Senior? Who, Me?

I went to the vet yesterday for a routine exam and the 3-year rabies vaccination that I need to cross into the United States. The bill read “Examination (Senior)” and said I’d received a “Canine Geriatric Profile”. Ack! When did that happen? With five years between Logan and me, I’ve always been the pup, the youngster, the kid. I guess I kind of lost track of time. I’m about to head into the double digits!

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Time sure flies.

On the plus side, I had a put-it-on-the-fridge-worthy blood panel result for a dog my age. Kidneys, heart, liver, thyroid, red & white blood cells, blood sugar, all solidly in the normal range. I’ve even lost just over a kilo since I was last in. But the senior thing has me a bit freaked out. I know I’m not quite the bundle of energy I used to be, but geriatric?

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Waiting to go for a walk in Kananaskis. And who’s the old guy?

I hope it’s true that you’re only as old as you feel because that would make me six or seven at best. Although I do feel a bit older than that hanging out with my new friend, Ria. She’s three and a half and, man, that girl has some energy. Ria is a new member of the G & S family so you’ll be seeing more of her on Fur-idays in the future. Maybe I can even persuade her to write a guest blog. (Everyone who’d like to hear from Ria, raise your paws!)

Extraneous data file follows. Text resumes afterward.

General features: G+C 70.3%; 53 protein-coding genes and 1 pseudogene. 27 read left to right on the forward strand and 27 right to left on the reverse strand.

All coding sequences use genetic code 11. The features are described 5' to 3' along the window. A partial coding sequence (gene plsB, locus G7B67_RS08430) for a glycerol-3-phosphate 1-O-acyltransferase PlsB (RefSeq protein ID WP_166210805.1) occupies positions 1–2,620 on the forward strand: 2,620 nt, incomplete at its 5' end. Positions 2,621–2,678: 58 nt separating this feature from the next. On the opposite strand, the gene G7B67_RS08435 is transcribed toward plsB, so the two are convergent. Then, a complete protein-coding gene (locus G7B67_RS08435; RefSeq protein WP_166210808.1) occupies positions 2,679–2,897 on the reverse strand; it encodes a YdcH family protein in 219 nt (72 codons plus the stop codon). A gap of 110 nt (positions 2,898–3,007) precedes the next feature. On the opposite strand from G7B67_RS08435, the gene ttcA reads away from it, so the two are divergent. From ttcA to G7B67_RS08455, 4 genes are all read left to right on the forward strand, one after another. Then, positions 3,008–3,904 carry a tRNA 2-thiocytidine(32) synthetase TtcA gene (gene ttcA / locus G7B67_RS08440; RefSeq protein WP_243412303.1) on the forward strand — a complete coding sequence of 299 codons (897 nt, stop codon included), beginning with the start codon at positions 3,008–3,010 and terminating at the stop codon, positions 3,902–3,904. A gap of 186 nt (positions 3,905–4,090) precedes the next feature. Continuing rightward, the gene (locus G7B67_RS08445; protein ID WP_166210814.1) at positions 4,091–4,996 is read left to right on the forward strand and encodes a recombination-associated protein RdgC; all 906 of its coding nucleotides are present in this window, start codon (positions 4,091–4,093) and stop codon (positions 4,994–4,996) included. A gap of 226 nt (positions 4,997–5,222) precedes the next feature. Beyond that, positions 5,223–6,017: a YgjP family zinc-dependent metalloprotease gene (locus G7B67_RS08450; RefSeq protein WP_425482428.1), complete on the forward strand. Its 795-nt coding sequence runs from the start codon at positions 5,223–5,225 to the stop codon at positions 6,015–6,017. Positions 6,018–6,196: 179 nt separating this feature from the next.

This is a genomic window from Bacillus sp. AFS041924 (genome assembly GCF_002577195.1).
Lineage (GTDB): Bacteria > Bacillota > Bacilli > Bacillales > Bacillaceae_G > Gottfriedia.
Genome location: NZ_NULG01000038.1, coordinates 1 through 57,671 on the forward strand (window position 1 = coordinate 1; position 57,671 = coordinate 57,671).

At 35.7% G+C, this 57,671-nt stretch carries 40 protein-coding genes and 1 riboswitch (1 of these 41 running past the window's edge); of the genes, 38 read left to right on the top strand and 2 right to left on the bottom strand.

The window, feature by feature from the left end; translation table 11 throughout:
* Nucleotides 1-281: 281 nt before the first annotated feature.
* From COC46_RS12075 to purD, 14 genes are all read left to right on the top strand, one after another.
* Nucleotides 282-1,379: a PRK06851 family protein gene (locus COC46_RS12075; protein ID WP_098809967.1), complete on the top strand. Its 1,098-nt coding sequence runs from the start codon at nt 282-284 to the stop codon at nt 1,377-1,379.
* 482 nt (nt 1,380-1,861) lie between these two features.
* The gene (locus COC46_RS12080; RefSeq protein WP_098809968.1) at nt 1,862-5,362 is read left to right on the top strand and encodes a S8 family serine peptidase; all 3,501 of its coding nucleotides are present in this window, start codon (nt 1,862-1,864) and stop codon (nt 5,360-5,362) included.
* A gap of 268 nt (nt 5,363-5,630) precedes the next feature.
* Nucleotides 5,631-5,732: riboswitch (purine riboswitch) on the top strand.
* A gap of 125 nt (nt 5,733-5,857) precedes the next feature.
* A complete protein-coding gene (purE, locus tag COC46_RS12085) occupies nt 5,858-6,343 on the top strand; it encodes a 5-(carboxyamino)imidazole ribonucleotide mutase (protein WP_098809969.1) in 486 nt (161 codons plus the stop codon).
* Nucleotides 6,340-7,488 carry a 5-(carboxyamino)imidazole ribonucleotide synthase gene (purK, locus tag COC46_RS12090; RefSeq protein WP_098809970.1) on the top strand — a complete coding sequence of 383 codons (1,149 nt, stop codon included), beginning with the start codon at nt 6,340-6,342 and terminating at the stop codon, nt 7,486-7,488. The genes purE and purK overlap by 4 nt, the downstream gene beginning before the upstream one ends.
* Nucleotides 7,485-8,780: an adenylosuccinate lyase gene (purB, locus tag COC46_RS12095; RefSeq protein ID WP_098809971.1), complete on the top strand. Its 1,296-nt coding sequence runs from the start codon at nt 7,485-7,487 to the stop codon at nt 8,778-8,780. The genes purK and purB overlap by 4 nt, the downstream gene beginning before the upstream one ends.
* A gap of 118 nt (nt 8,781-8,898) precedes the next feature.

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Ria and me at the Chestermere off-leash.

I’ve long striven to become more human. In fact, I’m hoping that my only-doggedness will help me progress in my endeavour (good human word, don’t you think?) Without the constant presence of another dog to pull me into canine-type behaviour, I’m hoping I can fine tune my being-human skills. If I can manage it, do you think I’d live longer? I know I can’t expect the 70-80 years that a human lives (man, that sounds like a long time to a dog), but maybe 20?

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Me in 2011. I admit I’m looking a little more “frosted” these days.

If you don’t think it’s possible, just check out this list on Wikipedia. The Guinness record holder for the oldest dog was a guy named Bluey who, and this is the cool part, was an Australian Cattle Dog! Pretty sure that’s what I am, or half anyway. I know, I know, it’s the quality of the days rather than the quantity, but there’s no harm in setting the bar high, is there?

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Frosted but fresh!

There was one bit of bad news from Dr. Julie today. I have to go back to have a lump removed from my leg. It’s nothing scary at this point but she’s concerned that it could develop into something and I trust her completely. Best get it gone. I’m a bit squeamish when it comes to medical procedures, but they tell me I’ll be sleeping so I’m not too concerned. The part that does concern me is the no food or water after midnight the previous day. No breakfast?! They won’t need to sedate me. I’ll pass out from starvation!

Well, I’m still a little tired from yesterday’s activities and T’s taking me for a walk in a little while so I think I’ll climb into my favourite bed for a nap. Oops, that sounded a bit geriatric, didn’t it?

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I’m not old, I’m just relaxed.

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His Last Run

We had to say goodbye to Logan yesterday. I knew it was coming, could smell it on him, the curious scent of soul preparing to leave body. It doesn’t seem to matter that you know it’s coming or for how long you know it’s coming, when the day arrives, you’re not prepared. It still rips your heart out and stomps on it (to quote T).